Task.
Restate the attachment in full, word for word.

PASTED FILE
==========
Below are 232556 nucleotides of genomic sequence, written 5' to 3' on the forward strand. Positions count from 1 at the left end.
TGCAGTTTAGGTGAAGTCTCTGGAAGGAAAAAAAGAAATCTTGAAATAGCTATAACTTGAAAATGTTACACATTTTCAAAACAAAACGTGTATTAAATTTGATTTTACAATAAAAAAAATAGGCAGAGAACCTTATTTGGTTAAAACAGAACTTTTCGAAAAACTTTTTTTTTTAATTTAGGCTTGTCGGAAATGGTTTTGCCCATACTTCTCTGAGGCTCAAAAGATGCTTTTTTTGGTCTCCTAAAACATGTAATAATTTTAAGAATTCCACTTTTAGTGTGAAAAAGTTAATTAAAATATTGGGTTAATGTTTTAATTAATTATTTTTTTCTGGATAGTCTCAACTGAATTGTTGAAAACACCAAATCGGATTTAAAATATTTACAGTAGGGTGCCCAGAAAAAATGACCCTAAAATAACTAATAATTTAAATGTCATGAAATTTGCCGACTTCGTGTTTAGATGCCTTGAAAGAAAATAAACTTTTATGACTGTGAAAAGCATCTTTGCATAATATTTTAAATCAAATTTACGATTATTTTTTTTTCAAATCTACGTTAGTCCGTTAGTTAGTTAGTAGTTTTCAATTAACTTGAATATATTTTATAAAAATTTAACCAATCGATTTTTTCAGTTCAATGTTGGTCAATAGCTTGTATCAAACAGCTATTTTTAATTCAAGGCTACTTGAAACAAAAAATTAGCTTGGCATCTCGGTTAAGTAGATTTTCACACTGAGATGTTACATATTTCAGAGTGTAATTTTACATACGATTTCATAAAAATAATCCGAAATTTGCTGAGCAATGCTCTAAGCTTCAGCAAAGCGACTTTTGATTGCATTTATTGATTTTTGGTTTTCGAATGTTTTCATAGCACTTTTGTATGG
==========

Below are 232556 nucleotides of genomic sequence, written 5' to 3' on the forward strand. Positions count from 1 at the left end.
TGCAGTTTAGGTGAAGTCTCTGGAAGGAAAAAAAGAAATCTTGAAATAGCTATAACTTGAAAATGTTACACATTTTCAAAACAAAACGTGTATTAAATTTGATTTTACAATAAAAAAAATAGGCAGAGAACCTTATTTGGTTAAAACAGAACTTTTCGAAAAACTTTTTTTTTTAATTTAGGCTTGTCGGAAATGGTTTTGCCCATACTTCTCTGAGGCTCAAAAGATGCTTTTTTTGGTCTCCTAAAACATGTAATAATTTTAAGAATTCCACTTTTAGTGTGAAAAAGTTAATTAAAATATTGGGTTAATGTTTTAATTAATTATTTTTTTCTGGATAGTCTCAACTGAATTGTTGAAAACACCAAATCGGATTTAAAATATTTACAGTAGGGTGCCCAGAAAAAATGACCCTAAAATAACTAATAATTTAAATGTCATGAAATTTGCCGACTTCGTGTTTAGATGCCTTGAAAGAAAATAAACTTTTATGACTGTGAAAAGCATCTTTGCATAATATTTTAAATCAAATTTACGATTATTTTTTTTTCAAATCTACGTTAGTCCGTTAGTTAGTTAGTAGTTTTCAATTAACTTGAATATATTTTATAAAAATTTAACCAATCGATTTTTTCAGTTCAATGTTGGTCAATAGCTTGTATCAAACAGCTATTTTTAATTCAAGGCTACTTGAAACAAAAAATTAGCTTGGCATCTCGGTTAAGTAGATTTTCACACTGAGATGTTACATATTTCAGAGTGTAATTTTACATACGATTTCATAAAAATAATCCGAAATTTGCTGAGCAATGCTCTAAGCTTCAGCAAAGCGACTTTTGATTGCATTTATTGATTTTTGGTTTTCGAATGTTTTCATAGCACTTTTGTATGG